Saturday, July 20, 2013

Almost Lost

Poverty kills, and it almost killed an innocent baby during the 70s when Singapore was beginning to develop herself as a nation. At a time when needs were plenty and resources scares. Thankfully an invisible hand was able to reach far and deep to save. 

The story is about a couple with 6 children and the young wife is now pregnant with the 7th.  Already struggling to make ends meet, the news of another pregnancy was unwelcome.  The couple consulted an illegal physician who then prescribed some chinese herbs to abort the child.  It turn out that something went "wrong", or should I say went right.  The abortion was unsuccessful. Back in those days, abortion clinics are not easily accessible. If it has been so, there would be no story to tell.

The mother had no choice but to carry the baby to full term. Against all odd, a cute baby boy called Kek Hin was born.  Unlike most babies, Kek Hin was not delivered at a public hospital.  Instead, he was born at home with the help from his grandmother. It was a difficult labour.  He was pale and breathless when delivered into the hands of his grandmother. His parents recalled that it was a miracle that their son survived the ordeal.

That’s not all to the story. Kek Hin’s parents decided to sell him to a rich couple who desperately wanted a boy to carry on their family name.  The amount for adoption was discussed and the day came to exchange the baby for some cash.  Kek Hin’s eldest brother Kek Kong, 13 years old at that time, prevented the transaction from taking place.  He challenged his parents saying that he would kill himself on the spot (jumping down from the 12  floor rental apartment) if they so decide to go ahead with the selling of his little brother.  He told his parents that he would quit school in order to go out to work and buy milk for Kek Hin.

Years went by, and the family struggled to make ends meet. The mother had to work many jobs.  She worked as a house cleaner in the morning. In the afternoon, she cleans at a factory.  At night, she has tons of laundry to wash, children to discipline and school homework to supervise.  Her days were long and hard.  With sunken cheek and wearied body, she awakes every morning, talking along with her the youngest son, Kek Hin, to the many places she went to do cleaning.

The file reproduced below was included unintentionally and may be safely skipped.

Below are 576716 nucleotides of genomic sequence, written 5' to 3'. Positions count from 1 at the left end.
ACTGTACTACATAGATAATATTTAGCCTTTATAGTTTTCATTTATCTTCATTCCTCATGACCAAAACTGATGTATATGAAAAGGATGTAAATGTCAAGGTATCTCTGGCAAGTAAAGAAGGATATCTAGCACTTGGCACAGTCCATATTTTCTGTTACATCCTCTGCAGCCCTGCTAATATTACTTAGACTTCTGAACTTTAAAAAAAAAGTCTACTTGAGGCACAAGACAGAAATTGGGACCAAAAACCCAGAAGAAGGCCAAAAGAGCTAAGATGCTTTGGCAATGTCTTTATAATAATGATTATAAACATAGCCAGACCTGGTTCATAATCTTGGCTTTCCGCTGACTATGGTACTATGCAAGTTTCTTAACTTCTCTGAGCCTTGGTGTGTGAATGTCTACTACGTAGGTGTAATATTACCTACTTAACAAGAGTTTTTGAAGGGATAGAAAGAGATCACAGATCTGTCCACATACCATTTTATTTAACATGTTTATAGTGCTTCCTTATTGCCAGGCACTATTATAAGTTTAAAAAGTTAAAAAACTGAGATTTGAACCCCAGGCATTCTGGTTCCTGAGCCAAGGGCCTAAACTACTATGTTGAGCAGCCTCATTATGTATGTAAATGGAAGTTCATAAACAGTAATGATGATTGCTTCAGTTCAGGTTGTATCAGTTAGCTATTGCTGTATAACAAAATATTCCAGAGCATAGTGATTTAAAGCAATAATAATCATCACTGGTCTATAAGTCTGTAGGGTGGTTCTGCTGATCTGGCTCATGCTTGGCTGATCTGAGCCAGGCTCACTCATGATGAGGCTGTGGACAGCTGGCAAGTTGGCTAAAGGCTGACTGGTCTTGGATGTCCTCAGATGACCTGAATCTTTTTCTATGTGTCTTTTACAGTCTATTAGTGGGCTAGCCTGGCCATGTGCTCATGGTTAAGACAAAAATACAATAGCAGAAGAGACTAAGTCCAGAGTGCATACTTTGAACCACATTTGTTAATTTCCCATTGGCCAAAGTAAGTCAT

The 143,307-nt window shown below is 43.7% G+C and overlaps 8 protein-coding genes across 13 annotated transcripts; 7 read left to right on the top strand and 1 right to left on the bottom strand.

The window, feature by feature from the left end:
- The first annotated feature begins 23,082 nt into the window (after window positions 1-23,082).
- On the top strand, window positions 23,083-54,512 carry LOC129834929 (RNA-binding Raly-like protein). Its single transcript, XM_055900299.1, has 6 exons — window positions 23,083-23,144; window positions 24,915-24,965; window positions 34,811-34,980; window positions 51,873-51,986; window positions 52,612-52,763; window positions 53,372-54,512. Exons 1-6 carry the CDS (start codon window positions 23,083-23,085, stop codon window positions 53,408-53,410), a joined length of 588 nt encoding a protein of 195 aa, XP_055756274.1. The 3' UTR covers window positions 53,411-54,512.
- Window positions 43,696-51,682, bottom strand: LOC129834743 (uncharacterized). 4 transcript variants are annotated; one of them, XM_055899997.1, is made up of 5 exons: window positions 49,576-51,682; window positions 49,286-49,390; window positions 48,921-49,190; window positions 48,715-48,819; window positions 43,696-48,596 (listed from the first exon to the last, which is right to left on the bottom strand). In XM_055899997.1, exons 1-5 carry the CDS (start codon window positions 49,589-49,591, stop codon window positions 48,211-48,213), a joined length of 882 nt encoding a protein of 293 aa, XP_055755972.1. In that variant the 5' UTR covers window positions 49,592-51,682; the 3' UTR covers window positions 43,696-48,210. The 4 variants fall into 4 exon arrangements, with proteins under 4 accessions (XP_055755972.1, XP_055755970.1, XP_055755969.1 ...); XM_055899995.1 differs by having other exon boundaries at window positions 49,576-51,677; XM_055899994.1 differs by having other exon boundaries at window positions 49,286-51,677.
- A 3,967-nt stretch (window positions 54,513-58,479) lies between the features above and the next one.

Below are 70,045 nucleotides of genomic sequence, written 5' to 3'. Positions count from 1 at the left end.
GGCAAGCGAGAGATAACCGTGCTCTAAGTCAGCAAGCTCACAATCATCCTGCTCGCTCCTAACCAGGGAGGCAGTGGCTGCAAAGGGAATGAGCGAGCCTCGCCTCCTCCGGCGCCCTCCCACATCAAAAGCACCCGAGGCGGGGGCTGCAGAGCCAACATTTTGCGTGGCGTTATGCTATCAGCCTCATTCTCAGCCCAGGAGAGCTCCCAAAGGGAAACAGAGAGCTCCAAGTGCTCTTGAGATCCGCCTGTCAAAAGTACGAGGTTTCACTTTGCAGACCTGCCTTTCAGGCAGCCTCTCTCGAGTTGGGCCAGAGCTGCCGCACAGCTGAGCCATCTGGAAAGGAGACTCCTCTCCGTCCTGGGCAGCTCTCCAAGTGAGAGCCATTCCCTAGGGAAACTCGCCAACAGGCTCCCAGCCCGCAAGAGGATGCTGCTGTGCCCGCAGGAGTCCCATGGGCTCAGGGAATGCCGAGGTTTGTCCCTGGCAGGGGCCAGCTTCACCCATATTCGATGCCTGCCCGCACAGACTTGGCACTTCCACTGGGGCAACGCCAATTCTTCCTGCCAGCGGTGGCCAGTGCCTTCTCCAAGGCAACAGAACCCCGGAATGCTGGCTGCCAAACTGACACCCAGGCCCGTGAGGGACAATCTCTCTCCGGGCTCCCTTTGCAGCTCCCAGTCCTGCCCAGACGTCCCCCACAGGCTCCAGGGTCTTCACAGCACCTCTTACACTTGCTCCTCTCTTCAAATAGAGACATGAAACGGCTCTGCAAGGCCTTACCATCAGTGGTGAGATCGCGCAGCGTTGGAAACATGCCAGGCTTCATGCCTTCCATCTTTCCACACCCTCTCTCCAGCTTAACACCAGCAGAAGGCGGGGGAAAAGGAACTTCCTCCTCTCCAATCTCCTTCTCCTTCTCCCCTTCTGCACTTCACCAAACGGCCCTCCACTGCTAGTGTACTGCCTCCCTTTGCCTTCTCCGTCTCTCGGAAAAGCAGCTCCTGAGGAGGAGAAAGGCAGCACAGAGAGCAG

When the boy was ten years old, Kek Hin’s second brother Kek Eng brought him to join a community group with other children.  They had games and fun every week.  There, the volunteers gave free tuition to many needy children like Kek Hin.  Most children love to go to the centre not because they could get free tuition, as many were not at all interested in studies.  They went because it was there where they felt loved.  The volunteers loved and cared for each child as though they were siblings, part of a family. 

More then 3 decades have passed since the day Kek Hin joined that group. It was there that he  experienced kindness and the power of unconditional giving. Today, his parents are in their 80s and has 18 grandchildren and a great-grandchild. Kek Hin has a master degree in social work and pursues a works close to his heart; serving the underprivileged people.

Well, Kek Hin is Michael, founder of Tea Talk.